data("Gasoline", package = "plm")

The dataset contains 18 country observations from 1960 to 1978 on gasoline consumption (for a total of 342 observations). In the dataset:

  • country - a factor with 18 levels;
  • year - the year;
  • lgaspcar - logarithm of motor gasoline consumption per car;
  • lincomep - logarithm of real per-capita income;
  • lrpmg - logarithm of real price of motor gasoline;
  • lcarpcap - logarithm of the stock of cars per capita.

Carry out the following tasks:

Task 1: Data analysis

Visually inspect the lgaspcar data in each country. Is the (logarithm of) gas consumption per car similar throughout the countries or could there be some country-specific (fixed) effects, which could influence gas consumption? If so, what, in your opinion, could these (fixed) effects be?

Task 2: Predictor assumptions

Assume that you are tasked to create a model for the (log of) gasoline consumption using the data available in this dataset. Which exogenous variables would you include in your model and what would you expect their signs to be?

Task 3: POLS (Pooled OLS)

Create a pooled ols model for lgaspcar using relevant exogenous variables. Then answer the following:

  • Are the coefficients significant?
  • Are the signs of the coefficients the same as you expected from Part 2?

Task 4: FE (Fixed-Effects)

Taking into account the results from Part 3 and the overview of the data from Part 1:

  • Specify a Fixed Effects model and estimate it. Are the exogenous predictor coefficients different from those in Part 3?
  • Test whether the country-specific fixed effects are statistically significant. Which model would you choose - FE or POLS?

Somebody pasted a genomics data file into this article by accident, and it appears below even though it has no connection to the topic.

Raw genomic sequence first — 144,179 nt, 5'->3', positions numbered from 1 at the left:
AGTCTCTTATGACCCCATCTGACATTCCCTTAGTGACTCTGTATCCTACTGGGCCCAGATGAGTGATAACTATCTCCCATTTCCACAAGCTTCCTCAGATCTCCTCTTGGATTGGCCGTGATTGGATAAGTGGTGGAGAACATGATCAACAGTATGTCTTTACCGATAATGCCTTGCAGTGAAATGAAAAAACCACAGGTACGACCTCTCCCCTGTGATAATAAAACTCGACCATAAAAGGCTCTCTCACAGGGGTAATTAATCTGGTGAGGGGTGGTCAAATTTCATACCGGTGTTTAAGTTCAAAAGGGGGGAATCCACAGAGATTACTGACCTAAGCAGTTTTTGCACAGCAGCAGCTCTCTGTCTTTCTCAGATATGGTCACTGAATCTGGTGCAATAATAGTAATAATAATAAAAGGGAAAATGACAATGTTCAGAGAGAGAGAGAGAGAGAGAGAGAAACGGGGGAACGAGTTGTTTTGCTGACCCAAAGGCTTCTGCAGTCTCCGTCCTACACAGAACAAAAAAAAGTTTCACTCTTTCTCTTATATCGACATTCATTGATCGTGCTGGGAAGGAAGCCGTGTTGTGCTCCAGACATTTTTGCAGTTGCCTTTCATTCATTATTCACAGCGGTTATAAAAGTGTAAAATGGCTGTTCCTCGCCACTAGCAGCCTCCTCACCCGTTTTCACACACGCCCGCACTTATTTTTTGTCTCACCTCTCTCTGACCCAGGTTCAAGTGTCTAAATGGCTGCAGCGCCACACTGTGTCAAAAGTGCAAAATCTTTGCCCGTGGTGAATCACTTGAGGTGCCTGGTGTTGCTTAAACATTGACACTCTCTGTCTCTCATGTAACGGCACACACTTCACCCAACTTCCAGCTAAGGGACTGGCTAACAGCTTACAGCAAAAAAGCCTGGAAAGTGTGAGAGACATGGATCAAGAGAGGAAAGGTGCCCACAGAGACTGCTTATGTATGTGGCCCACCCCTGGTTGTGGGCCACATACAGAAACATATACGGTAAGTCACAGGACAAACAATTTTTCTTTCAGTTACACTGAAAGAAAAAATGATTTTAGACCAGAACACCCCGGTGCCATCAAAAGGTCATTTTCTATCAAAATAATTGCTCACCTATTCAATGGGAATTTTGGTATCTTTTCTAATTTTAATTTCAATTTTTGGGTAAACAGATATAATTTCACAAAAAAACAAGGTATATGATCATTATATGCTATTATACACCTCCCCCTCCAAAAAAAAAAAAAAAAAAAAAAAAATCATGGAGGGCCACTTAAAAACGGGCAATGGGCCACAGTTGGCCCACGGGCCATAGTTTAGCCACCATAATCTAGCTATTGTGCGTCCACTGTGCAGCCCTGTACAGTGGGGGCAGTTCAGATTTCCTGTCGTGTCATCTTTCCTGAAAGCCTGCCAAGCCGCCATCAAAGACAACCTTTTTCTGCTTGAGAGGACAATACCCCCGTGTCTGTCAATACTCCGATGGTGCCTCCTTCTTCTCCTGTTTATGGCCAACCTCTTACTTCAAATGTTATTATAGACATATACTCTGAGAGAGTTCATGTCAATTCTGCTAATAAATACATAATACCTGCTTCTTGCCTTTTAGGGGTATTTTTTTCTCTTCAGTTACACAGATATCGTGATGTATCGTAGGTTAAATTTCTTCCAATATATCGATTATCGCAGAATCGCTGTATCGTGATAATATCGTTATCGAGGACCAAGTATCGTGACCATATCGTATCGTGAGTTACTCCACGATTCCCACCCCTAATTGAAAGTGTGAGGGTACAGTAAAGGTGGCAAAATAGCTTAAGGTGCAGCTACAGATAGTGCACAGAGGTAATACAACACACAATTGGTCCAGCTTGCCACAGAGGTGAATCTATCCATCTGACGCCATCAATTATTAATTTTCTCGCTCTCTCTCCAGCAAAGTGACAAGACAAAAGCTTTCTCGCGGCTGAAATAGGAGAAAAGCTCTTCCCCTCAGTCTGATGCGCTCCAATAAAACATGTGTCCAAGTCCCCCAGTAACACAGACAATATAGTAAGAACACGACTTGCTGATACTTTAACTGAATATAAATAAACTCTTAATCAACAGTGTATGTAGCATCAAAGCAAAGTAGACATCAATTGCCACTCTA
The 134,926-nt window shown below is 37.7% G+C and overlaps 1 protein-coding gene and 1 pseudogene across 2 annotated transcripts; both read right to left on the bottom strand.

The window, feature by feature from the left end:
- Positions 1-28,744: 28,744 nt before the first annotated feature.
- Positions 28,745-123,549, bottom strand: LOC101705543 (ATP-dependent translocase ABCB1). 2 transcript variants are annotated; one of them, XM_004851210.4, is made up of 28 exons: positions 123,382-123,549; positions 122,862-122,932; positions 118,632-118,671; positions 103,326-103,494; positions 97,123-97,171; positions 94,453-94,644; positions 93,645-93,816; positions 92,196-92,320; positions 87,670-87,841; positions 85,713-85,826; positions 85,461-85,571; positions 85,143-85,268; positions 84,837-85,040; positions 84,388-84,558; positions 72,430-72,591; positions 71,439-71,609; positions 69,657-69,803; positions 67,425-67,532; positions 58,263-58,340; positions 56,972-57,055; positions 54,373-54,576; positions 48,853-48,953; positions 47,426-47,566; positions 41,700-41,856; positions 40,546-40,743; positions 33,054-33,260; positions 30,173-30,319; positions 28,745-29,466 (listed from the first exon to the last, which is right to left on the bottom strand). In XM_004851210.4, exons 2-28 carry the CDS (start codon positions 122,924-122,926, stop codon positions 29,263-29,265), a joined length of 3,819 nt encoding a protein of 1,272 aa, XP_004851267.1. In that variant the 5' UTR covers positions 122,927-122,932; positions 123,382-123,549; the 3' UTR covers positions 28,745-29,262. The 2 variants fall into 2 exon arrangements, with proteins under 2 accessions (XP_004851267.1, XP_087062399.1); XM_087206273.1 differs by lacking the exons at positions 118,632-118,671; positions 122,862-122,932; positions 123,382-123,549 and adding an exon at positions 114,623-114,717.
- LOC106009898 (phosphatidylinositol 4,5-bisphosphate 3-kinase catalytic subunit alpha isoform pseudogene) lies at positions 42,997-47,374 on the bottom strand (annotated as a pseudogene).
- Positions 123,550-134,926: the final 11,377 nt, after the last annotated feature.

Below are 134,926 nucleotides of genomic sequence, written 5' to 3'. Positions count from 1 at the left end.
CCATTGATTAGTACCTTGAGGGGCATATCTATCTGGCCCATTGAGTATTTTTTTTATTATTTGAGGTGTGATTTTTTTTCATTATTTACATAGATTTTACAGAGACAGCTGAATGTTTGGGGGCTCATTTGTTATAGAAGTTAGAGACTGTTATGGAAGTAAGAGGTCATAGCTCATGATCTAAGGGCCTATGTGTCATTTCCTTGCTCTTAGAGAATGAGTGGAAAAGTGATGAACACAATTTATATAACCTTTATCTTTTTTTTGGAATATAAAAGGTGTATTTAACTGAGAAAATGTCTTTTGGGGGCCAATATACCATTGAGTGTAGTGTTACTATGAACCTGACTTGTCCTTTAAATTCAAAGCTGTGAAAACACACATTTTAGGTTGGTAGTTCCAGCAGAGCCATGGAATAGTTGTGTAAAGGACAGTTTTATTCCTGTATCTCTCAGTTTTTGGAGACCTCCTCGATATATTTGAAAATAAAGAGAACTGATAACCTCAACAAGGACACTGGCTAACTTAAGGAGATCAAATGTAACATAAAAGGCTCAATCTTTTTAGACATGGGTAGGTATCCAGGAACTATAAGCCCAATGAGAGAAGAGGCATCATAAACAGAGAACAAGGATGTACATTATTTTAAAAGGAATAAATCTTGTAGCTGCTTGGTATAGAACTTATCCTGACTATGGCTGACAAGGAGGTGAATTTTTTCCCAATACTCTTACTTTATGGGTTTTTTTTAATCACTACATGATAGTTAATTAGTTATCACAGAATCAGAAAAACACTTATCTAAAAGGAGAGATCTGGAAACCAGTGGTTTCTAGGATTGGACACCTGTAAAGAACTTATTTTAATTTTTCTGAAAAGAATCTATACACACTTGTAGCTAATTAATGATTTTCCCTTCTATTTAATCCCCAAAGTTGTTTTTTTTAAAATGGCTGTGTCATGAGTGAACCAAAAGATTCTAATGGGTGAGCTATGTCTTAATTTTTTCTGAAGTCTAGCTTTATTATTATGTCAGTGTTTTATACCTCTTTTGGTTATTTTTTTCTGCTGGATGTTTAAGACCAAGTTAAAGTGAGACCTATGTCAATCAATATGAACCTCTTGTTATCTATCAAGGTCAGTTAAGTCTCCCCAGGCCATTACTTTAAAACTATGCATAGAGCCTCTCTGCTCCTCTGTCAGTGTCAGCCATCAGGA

Task 5: RE (Random-Effects)

Let’s say that we believe that the variation across entities (people, cities, etc.) is assumed to be random and uncorrelated with the predictor (i.e. independent) variables included in the model. Estimate a Random Effects model and compare the predictor coefficients with the ones from POLS and FE.

Task 6: FE vs RE

We would prefer the RE estimator if we can be sure that the individual-specific effect really is an unrelated effect (see slide 8). Test whether the RE estimator is consistent compared to the FE estimator. Based on the test result and the result from Task 4 - which one model would you choose - POLS, FE, or RE ?

Task 7: Plotting the fitted model

Plot the fitted data alongside your actual data for:

  • The best model (based on your conclusion in Task 6);
  • One of the two (or both) remaining models of your choosing;

Task 8: Conclusions

Visually inspect the data - does the best model fit the countries equally well?

Calculate the mean squared error for each country separately - which country has the largest MSE, and does it align with you conclusions from the plots?

Optional Task: Forecasting when we do not have exogeneous variable forecasts

Note that in order to forecast lgaspcar your specified models require having forecasts of exogeneous variables, which we do not usually have. We can think of two quickest (but not necessarily the best) ways to do remedy this:

(NOTE: you can take 80% of the dataset and re-fit your previous panel data model. Then you can compare the exogeneous variable forecasts as well as the panel data model forecasts with the actual values.)

  • For each country and each variable - use auto.arima to fit the model for each exogeneous variables (some, or all of lincomep, lrpmg, lcarpcap), which you included in your model. Forecast each model \(h = 5\) periods ahead.

  • For each country, fit a VAR (or VECM) model on the included exogeneous variable vector (some, or all of lincomep, lrpmg, lcarpcap)

Once we obtain the forecasts for the exogeneous variables, we can move on to forecast our variable of interest:

  • Use the forecasted exogeneous variables (either one, or both forecasting methods) to estimate a forecast of lgaspcar in your panel data model.

  • Examine the forecasts - would you consider them adequate (take note the historical increase/decrease in the data and compare whether the forecasts make sense).

Something to think about: you panel data model forecasts will depend not only on the accuracy of the panel data model, but also on the accuracy of the exogeneous variable models.